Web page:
The last work of the period to be considered offers a second alternative to the mindless destiny of the Glencairn crew. If will leads to disaster, what of hope, which may or may not lead beyond awareness to action? In his story Tomorrow, O’Neill makes a tentative, further exploration of what he had touched on in the ending of The Personal Equation and of what will prove in The Iceman Cometh to be a major tragic theme.
James Anderson, the story’s central figure, is identical to James Cameron, the “Jimmy Tomorrow” of The Iceman Cometh. Like Cameron, Anderson lives in expectation of a return to respectability—always to happen tomorrow. He has been a newspaper correspondent in South Africa, and hopes through the assistance of a friend to return to his job as a reporter. The job becomes available, he spruces himself for the effort, finds he cannot write and returning to “Tommy the Priest’s,” the saloon in which he lives, he throws himself from the window of his room.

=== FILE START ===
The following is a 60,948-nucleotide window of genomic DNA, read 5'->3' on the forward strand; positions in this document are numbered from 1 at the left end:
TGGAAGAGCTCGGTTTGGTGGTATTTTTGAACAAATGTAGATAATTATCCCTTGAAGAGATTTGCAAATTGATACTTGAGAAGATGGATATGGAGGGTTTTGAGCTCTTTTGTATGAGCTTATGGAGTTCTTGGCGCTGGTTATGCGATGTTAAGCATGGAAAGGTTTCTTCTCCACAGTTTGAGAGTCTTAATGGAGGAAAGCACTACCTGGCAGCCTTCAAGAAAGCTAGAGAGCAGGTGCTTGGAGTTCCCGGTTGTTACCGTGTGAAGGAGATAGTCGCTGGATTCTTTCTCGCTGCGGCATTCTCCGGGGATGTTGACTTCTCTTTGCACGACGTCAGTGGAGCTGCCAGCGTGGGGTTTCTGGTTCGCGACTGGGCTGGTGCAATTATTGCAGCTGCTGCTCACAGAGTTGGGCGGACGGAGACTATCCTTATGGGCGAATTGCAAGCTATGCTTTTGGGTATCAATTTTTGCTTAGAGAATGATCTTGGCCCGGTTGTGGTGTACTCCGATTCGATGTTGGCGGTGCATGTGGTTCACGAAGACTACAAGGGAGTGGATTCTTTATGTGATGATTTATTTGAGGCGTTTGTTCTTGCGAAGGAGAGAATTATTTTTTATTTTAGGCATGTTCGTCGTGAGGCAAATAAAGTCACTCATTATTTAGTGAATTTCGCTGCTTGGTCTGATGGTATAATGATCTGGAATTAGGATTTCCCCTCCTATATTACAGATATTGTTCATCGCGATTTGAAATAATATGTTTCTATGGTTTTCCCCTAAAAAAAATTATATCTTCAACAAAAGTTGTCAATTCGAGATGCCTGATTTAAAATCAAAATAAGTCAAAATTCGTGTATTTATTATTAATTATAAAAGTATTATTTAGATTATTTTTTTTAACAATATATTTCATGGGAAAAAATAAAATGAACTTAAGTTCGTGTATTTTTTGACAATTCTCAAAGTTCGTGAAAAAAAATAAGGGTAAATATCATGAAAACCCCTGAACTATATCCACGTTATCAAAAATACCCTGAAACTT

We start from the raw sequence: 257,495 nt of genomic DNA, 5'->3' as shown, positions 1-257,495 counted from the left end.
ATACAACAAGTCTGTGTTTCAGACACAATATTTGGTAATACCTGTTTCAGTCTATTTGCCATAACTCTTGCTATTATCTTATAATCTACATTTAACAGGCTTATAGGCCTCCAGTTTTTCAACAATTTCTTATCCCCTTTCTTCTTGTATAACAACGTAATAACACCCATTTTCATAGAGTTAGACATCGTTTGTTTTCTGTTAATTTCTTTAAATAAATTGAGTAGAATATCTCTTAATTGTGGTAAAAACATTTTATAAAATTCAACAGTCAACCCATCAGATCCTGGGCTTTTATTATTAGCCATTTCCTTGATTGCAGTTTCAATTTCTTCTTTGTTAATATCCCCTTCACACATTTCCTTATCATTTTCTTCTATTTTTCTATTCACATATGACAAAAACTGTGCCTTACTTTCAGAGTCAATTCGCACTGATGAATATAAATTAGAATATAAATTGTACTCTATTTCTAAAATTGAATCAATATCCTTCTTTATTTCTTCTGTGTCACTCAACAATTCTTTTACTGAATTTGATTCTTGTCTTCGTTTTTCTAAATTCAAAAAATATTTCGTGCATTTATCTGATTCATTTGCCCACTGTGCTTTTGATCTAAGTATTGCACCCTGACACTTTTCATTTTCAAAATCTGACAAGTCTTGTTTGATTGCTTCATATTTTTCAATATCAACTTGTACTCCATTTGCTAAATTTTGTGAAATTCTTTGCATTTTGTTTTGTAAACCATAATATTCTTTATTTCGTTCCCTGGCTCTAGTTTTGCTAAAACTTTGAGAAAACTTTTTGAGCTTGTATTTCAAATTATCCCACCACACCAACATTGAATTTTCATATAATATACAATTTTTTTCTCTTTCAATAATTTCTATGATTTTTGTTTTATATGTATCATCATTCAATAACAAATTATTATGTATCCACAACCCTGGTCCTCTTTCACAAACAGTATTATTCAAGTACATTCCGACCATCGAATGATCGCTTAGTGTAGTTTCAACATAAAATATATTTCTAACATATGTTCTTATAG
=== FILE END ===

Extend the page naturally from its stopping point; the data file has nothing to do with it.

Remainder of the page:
Many of the elements distributed among the characters of The lceman Cometh are to be seen in Anderson’s background and character, and the story also contains a number of autobiographical elements. The central figure is based on James Byth, once a press agent of O’Neill’s father’s, who had roomed next to O’Neill at Jimmy the Priest’s. Byth, a former Boer war correspondent, killed himself as the fictional Jimmy did.22 In the story, a seaman named Lyons, reminiscent of Driscoll in the Glencairn plays, provides a strongminded contrast to the ineffectual hero. The narrator, Art, is evidently modeled on O’Neill himself. A canceled passage from the manuscript of the story reads in part, “I don’t expect you to believe it. You know that I write plays and you’ll lay it to my innate sense of the dramatic. But it is true—as true as I’m sitting here boring you with my yarns.” In the body of the story, the narrator mentions ironically that he has written a play about Belshazzar’s Feast and the Fall of Babylon in seven acts and blank verse—evidently a reference to O’Neill’s work on the same subject at Harvard. The manuscript also contains a canceled introduction describing life at “Tommy the Priest’s” and makes reference to the narrator’s days as a sailor.